Wednesday, August 18, 2010
Alameda fire chief gases up his vehicles on city's dime
Disgruntled firefighters caught Fire Chief David Kapler on camera over the weekend taking advantage of the perk and forwarded the photos to Mayor Beverly Johnson - who promptly called the vacationing city manager for an explanation.
"In my opinion, it was a very inappropriate thing to do," the mayor said of Kapler's habit of filling his cars with gratis gasoline.
Kapler, however, says it's no secret that he regularly gases up his personal cars at the city pump. He says the free gas is part of the deal he cut with then-City Manager Debra Kurita when he signed on as chief in 2007.
"Since I don't drive a city vehicle," Kapler said, "I was given the option to drive my own vehicle and to have access to city gas for all my vehicles for my personal use."
Maybe, but Kapler's contract doesn't actually say anything about fueling up for free.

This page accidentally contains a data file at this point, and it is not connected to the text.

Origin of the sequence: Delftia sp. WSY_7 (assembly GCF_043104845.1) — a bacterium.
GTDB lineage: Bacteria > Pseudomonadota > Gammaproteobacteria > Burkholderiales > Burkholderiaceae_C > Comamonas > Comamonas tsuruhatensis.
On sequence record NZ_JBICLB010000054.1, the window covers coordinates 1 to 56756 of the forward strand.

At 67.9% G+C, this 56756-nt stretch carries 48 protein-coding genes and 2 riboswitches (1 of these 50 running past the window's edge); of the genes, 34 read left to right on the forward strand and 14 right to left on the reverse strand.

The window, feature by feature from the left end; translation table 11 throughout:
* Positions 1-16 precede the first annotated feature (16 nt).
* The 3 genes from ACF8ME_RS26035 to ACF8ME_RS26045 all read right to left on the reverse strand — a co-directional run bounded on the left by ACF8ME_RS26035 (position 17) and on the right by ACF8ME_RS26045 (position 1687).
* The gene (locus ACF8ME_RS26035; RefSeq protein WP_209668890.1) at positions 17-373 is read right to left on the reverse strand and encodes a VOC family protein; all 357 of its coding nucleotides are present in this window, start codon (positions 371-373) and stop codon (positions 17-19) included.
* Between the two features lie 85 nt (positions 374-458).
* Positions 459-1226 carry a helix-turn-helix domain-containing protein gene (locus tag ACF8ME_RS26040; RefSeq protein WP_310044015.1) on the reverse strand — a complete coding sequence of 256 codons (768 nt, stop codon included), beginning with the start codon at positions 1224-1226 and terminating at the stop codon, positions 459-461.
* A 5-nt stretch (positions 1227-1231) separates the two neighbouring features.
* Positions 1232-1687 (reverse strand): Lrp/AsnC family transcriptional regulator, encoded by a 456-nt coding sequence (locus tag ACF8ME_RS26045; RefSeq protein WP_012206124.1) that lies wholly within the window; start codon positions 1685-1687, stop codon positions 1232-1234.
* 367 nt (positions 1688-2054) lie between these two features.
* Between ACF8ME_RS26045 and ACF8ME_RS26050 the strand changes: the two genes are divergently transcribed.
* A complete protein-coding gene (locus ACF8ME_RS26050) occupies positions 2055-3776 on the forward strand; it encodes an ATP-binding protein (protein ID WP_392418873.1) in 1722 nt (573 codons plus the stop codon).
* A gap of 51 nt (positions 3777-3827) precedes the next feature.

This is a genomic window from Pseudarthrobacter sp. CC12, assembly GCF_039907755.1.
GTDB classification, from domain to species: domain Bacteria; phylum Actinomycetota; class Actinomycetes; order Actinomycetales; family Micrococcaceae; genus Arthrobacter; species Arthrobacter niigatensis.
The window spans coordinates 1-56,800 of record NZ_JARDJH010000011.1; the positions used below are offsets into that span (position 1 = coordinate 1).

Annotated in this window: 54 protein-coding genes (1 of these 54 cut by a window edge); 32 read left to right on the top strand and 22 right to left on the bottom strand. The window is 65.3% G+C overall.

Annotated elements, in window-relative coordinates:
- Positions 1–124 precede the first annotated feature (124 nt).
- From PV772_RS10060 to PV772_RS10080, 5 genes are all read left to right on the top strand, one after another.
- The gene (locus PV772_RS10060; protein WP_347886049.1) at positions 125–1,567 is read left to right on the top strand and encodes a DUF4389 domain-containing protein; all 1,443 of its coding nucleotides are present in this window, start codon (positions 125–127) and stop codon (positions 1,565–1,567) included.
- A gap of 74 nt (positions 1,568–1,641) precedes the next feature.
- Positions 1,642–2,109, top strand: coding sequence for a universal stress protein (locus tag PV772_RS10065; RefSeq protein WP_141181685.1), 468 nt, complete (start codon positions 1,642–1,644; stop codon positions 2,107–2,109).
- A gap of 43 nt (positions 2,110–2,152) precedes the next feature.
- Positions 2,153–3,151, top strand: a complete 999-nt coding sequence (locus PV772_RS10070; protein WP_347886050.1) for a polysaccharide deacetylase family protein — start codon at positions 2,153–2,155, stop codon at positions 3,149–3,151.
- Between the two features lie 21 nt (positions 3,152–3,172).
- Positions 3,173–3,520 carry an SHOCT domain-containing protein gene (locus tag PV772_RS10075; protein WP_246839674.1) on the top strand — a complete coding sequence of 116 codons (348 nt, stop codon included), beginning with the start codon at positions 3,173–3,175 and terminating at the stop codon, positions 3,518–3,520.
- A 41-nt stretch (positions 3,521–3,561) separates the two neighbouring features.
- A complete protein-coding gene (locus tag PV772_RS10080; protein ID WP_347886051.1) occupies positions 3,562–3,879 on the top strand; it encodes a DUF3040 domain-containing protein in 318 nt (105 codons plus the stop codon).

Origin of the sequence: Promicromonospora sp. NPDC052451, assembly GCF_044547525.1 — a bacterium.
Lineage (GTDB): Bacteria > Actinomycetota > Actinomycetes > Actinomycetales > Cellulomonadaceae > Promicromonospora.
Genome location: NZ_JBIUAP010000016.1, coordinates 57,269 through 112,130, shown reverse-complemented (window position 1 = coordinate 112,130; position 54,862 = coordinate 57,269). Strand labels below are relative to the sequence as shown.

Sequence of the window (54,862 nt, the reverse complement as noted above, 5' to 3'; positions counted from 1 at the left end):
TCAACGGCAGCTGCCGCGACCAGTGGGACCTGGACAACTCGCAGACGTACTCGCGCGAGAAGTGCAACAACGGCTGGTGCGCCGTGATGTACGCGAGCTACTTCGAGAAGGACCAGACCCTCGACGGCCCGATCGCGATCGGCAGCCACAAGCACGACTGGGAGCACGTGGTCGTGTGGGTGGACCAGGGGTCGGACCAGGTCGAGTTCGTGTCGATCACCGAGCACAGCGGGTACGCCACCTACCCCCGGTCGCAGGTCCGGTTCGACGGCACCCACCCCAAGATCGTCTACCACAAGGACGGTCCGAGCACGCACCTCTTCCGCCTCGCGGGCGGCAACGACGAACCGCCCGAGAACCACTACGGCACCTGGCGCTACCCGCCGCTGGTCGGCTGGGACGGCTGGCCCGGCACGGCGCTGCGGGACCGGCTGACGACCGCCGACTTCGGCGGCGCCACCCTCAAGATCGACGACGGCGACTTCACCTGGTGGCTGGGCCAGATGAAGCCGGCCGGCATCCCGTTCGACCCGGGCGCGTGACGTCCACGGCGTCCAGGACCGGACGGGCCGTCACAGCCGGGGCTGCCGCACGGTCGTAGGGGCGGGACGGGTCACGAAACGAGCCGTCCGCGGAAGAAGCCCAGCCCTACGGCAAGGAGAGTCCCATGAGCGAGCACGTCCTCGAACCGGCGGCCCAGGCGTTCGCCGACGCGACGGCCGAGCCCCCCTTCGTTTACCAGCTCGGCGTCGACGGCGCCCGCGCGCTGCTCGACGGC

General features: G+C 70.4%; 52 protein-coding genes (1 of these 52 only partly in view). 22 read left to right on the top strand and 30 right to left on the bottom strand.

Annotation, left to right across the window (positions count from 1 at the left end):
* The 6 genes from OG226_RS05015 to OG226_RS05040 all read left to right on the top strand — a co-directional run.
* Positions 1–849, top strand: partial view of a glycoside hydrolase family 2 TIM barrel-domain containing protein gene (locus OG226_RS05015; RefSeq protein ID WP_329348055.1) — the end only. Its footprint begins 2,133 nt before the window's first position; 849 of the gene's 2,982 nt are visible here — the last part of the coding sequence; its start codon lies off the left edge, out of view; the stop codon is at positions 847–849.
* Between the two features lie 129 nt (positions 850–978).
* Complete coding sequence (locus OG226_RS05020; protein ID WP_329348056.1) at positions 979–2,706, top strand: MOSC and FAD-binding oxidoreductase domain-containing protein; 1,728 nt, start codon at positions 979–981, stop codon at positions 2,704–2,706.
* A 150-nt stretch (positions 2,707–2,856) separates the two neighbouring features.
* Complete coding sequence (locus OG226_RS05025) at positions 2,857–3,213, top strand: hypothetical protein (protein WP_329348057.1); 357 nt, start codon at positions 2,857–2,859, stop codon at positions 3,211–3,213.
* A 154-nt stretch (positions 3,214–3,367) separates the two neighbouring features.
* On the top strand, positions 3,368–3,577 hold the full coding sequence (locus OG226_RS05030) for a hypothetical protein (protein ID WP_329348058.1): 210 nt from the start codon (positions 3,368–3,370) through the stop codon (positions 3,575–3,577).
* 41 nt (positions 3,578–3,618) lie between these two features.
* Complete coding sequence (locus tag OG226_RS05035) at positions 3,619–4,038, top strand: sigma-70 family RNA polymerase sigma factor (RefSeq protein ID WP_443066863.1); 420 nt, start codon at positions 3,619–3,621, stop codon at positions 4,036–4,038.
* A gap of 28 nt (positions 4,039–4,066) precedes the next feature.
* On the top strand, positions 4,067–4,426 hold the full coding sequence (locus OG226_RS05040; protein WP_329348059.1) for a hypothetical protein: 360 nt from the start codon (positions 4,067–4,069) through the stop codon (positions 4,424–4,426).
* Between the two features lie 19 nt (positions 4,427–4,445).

"It is not in there," Karen Willis, the city's human resources director, told us after looking over the agreement. "Whether there was some other understanding, I don't know."
The contract does state that given his round-the-clock duties, the chief is entitled to a $250-a-month car allowance if he uses his own car "for 'on call' responsibilities."
Dom Weaver, president of the 86-member Alameda Firefighters Association, which is battling the city over a new contract and voted "no confidence" in the chief last year, said, "I'm shocked and disappointed this is going on, especially in light of the current conditions we're facing."
However, it should be noted that it has been going on for years - with the chief often filling up at a pump right next to the firehouse.
Seems no one cared all that much - until Alameda hit on hard times, laying off three firefighters and scrapping 15 unfilled positions 15 months ago.
Johnson, however, said she hadn't known about the chief's free gasoline until firefighters showed her the photos Tuesday morning.
"The city manager wasn't aware of it, and I am sure she will conduct a full review of what has occurred here," Johnson said.
****REMINDER**** Every fire has the ability to be catastrophic. The wildland fire management environment has profoundly changed. Growing numbers of communities, across the nation, are experiencing longer fire seasons; more frequent, bigger, and more severe, fires are a real threat. Be careful with all campfires and equipment.
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